Animal Collective released Merriweather Post Pavilion, the album where their poppy melodies and psychedelic production converged to form their tightest album yet.

  • 2010

    Moving from the Shack

    The station moves from the Shack to the Union on May 6, and the City of Lawrence declares May 7 KJHK Day. Many feared this move would be the death of free spirit and creation at KJHK, but the past 10 years speak otherwise. 

  • 2011

    National recognition

     A Princeton Review release ranks KJHK as the 15th-best college radio station in the nation in August. And the Washington Post recognizes KJHK in their listing of “10 Great College Radio Stations” on Oct. 13.

  • 2012

    KJHK bit my finger

    KJHK's YouTube channel is born. KJHK still posts in-studios and other videos to the channel.  Frank Ocean released Channel Orange, a deeply personal album that was the coronation for one of the decade’s most vital queer voices.

  • 2013

    What a season of shows

    KJHK and SUA present Bad Rabbits (May 10), HAIM (October 13), and Chance the Rapper (November 10) in concert. The station also launched its iPhone app which even today allows users to stream KJHK in real time and view logged tracks.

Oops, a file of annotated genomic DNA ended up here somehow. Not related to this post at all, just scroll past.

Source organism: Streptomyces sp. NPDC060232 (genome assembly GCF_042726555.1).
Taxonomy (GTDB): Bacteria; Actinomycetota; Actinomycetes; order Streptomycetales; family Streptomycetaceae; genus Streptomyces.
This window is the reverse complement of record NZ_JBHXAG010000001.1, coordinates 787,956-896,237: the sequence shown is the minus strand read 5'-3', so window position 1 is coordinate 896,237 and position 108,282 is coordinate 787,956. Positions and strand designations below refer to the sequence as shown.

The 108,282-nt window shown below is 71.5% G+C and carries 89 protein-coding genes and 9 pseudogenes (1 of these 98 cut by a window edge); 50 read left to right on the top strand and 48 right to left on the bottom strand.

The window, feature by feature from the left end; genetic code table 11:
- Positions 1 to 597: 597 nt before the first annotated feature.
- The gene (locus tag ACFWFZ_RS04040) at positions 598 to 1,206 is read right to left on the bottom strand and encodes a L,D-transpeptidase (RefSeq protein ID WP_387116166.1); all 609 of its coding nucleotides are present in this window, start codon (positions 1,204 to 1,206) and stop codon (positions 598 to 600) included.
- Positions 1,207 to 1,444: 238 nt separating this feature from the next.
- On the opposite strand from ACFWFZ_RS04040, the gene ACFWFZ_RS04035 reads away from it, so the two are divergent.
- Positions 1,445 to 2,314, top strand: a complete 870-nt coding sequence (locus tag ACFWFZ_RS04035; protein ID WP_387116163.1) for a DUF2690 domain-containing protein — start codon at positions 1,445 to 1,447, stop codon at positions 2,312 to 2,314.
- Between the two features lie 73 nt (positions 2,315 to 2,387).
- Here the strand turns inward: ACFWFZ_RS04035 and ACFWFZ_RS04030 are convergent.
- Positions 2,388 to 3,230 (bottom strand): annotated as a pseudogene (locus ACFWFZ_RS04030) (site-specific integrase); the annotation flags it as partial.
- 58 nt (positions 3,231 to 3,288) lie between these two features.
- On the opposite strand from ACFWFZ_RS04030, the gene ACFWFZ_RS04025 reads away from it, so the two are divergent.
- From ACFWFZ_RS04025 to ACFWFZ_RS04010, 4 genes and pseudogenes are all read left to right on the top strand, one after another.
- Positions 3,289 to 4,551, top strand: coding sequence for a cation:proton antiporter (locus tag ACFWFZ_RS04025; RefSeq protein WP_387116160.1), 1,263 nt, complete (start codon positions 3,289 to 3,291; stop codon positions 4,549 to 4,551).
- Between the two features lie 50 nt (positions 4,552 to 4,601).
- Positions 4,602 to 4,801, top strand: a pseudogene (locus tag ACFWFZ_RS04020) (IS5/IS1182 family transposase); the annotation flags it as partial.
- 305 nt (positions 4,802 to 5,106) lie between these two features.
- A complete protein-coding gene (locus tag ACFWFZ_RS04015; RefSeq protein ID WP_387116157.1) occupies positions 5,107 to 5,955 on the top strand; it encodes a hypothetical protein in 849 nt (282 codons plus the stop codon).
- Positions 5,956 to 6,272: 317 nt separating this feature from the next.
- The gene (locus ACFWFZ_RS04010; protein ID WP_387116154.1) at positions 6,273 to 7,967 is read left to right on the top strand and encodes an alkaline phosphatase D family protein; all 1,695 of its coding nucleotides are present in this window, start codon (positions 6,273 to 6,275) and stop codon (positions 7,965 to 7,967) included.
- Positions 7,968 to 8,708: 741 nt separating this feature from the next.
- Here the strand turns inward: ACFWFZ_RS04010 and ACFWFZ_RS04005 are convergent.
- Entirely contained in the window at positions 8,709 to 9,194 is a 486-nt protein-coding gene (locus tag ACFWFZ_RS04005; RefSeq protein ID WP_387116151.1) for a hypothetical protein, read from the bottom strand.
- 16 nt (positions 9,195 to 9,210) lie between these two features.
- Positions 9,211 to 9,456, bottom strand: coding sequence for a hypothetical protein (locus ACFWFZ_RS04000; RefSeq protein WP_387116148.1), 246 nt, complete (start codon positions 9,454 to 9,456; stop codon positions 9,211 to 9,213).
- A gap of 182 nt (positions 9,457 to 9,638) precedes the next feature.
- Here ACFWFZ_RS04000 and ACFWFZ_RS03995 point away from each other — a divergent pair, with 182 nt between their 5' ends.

• 2014

    Mac DeMarco releases Salad Days giving a breathe of fresh air to lo-fi music and inspiring a generation to choose a hat over a shower.

  • 2015

    In a poll, KJHK listeners voted Kendrick Lamar's To Pimp a Butterfly the best album of 2015. Other albums on the top 10 include: Tame Impala's Currents, Carrie and Lowel from Sufjan Stevens, Depression Cherry from Beach House and Courtney Barnett's Sometimes I Sit and Think and Sometimes I Just Sit.

  • 2017
    Battle of The Beats DJ

    Battle of the Beats

    KJHK hosts the first ever Battle of the Beats, an amateur DJ/mixing contest at the Bottleneck on February 26.

  • 2016

    Final construction of studio 366

    KJHK finishes construction on studio 366 over winter break of 2016.

  • 2018

    Live events management

    Denzel Curry  performs at the Granada (April 20) and Action Bronson cancels his October 25th show, 5 hours before doors opened. Live events directors almost ripped their hair out, but made it through. 

  • 2019

    Hip shows

    KJHK finds hip-hop artists crowd favorites in Lawrence. Action Bronson rescheduled performance to February 28, Injury Reserve played October 5, and Rico Nasty wowed Lawrence on November 22.

  • 2020

    Nothing can stop the Sound Alternative